Mr. Smith is a 34-year-old transgender person. He struggled with his sexual identity as far back as he can remember. He often felt that he did not belong. He was disgusted with his foreign body and body parts. He started to engage in binge/purge behavior in his adolescence. He felt a sense of relief from vomiting. He soon began to lose weight and felt more accepting of his body. This was short-lived as he ran into numerous medical concerns, almost dying from his bulimia nervosa. He felt he failed again as he always had with life. He attempted suicide several times to escape from his agony. He then engaged in meeting an eating disorder therapist who helped him realize that he is a valued person. He continues to work on his recovery and has a hope for his future.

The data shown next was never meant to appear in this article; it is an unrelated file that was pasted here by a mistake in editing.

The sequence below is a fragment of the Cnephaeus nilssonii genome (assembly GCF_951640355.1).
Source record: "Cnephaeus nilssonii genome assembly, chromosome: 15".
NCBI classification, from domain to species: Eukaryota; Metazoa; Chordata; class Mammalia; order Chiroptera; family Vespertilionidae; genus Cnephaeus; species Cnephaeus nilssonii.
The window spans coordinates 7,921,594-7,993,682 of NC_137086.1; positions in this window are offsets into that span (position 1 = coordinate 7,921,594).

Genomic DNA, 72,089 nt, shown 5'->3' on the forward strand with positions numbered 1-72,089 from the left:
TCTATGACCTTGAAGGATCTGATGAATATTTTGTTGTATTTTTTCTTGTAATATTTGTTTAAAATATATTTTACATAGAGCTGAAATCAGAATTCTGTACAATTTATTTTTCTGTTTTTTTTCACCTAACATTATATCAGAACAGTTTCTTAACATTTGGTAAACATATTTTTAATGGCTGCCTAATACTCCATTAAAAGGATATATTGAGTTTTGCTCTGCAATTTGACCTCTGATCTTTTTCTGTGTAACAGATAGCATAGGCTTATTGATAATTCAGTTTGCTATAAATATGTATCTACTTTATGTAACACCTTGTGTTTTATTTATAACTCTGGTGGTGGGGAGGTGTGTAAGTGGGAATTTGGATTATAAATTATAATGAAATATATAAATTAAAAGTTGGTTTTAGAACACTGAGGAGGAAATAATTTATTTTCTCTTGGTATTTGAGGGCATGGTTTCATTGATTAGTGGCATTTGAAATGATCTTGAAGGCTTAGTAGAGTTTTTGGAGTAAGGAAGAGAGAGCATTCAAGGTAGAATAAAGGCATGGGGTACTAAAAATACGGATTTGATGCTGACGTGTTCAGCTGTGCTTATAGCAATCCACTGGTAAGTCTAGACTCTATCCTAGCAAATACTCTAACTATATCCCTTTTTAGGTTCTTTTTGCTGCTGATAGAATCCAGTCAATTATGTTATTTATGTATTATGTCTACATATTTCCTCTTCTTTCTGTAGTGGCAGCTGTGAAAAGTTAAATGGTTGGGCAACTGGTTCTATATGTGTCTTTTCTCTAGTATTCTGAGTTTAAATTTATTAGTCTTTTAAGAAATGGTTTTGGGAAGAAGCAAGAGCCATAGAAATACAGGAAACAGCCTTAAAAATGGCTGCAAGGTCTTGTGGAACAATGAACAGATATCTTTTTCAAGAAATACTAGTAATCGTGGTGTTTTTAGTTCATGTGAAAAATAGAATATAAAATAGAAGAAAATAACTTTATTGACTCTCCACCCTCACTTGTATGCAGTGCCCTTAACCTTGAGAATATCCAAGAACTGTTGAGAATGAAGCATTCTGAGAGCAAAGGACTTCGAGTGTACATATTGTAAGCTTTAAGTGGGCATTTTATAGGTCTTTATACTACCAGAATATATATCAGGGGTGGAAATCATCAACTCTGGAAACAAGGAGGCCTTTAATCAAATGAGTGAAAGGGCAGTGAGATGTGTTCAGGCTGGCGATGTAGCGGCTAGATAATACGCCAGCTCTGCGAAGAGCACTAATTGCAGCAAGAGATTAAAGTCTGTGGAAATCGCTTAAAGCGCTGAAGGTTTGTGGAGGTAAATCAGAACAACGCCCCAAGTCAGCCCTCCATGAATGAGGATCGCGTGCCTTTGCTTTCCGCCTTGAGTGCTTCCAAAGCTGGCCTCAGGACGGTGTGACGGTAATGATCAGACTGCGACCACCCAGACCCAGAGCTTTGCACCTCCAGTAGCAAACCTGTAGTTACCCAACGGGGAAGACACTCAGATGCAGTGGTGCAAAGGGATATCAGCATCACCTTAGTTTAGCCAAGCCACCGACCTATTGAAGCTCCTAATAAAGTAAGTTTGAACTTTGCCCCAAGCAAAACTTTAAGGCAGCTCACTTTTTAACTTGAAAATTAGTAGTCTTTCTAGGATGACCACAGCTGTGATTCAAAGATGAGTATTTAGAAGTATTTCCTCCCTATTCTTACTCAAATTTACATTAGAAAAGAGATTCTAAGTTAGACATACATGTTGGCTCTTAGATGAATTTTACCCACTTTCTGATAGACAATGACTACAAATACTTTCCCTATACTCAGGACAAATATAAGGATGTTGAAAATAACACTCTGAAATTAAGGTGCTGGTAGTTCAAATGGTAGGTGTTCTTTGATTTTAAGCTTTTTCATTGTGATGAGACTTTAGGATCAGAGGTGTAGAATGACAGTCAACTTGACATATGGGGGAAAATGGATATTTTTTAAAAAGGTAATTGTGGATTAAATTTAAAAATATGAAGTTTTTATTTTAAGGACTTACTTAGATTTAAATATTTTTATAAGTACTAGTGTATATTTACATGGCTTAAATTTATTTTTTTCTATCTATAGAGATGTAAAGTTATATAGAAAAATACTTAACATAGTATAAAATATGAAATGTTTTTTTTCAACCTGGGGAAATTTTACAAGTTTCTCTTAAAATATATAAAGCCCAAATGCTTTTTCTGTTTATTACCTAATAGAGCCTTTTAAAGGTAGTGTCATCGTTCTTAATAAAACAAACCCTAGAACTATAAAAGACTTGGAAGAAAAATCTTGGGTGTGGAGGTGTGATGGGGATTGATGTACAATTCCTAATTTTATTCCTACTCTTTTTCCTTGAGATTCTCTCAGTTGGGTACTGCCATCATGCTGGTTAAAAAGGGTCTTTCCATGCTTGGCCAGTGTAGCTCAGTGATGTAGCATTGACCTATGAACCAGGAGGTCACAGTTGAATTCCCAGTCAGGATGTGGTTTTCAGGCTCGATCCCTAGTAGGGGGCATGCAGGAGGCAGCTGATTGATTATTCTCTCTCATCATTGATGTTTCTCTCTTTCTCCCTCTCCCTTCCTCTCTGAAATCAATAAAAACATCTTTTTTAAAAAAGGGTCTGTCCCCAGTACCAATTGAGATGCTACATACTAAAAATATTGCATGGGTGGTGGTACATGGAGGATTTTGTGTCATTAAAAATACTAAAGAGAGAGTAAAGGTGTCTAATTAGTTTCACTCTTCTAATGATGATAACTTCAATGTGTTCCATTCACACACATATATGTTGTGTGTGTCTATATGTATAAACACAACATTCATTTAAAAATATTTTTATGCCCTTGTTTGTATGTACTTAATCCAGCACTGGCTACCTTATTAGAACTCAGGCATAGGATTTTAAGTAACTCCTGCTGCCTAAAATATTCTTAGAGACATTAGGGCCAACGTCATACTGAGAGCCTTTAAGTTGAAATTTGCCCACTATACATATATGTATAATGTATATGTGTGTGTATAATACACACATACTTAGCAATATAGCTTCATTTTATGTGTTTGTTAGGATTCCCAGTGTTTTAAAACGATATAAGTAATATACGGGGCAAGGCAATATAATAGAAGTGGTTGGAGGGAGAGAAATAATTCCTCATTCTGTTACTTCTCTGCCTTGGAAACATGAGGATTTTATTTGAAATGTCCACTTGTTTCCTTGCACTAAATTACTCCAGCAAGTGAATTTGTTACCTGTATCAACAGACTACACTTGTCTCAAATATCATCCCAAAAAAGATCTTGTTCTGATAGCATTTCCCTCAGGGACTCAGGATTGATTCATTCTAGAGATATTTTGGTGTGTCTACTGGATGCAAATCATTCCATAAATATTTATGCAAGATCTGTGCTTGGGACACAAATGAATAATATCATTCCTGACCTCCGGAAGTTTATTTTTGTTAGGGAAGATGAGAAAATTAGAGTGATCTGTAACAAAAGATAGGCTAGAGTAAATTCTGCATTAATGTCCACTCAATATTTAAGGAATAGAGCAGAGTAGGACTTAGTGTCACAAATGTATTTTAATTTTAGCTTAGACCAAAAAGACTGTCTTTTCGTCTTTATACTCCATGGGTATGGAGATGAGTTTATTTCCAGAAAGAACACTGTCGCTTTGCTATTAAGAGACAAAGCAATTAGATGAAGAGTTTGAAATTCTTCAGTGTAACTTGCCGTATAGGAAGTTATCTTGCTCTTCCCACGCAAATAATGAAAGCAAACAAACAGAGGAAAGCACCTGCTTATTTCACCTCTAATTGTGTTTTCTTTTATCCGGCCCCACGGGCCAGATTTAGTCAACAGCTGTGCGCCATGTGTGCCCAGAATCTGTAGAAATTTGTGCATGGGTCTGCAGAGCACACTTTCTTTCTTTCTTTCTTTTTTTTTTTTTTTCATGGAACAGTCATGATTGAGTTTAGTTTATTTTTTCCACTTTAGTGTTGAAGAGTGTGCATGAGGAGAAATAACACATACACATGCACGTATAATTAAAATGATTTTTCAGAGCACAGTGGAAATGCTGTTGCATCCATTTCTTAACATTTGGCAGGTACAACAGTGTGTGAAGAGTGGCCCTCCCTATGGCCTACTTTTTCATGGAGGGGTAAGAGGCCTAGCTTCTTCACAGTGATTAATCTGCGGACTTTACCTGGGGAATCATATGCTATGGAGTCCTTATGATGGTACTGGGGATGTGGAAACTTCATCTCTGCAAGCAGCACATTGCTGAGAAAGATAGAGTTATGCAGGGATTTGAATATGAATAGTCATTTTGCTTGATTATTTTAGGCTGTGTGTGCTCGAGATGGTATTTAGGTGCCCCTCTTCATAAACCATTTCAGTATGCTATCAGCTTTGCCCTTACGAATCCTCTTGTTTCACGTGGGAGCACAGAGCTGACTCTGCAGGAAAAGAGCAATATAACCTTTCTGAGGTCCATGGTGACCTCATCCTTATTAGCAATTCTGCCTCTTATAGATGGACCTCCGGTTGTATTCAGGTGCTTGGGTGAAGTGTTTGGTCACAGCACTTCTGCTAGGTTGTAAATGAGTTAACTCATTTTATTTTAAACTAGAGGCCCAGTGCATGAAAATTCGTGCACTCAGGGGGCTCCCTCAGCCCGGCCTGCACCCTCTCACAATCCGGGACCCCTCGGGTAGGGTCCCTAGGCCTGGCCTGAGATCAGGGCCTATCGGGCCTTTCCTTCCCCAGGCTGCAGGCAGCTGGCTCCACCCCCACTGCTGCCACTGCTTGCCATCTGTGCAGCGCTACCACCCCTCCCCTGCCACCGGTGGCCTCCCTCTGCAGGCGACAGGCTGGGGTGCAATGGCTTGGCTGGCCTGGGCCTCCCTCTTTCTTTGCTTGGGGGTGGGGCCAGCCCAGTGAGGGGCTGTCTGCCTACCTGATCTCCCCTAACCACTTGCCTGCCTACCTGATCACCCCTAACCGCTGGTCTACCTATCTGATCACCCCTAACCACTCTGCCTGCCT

Male Eating Disorders are on the rise. A recent 2007 Harvard study of eating disorders demonstrated from a population of 3,000 adults, one-quarter of those with eating disorders in general and 40% of binge eaters were male (Hudson, 2007). No diagnosis of Binge Eating Disorder was formally recognized at that time; the DSM-V was not published yet. The general belief has been that approximately 10% of eating disorder patients are male.
According to Dr. Arnold Anderson, an expert/researcher on males with eating disorders from the University of Iowa, there are several differences between males and females with eating disorders. Males tend to fixate on the shape of their bodies, or a certain body type rather than their actual weight. Male patients tend to be more concerned with their torsos and arms and less concerned with their lower body appearance. Anderson also states that males tend to develop eating disorders in relation to athletic performance. They may develop food phobias based on what will and won’t give them a competitive edge in their athletic field (Mehler, Andersen, 2010).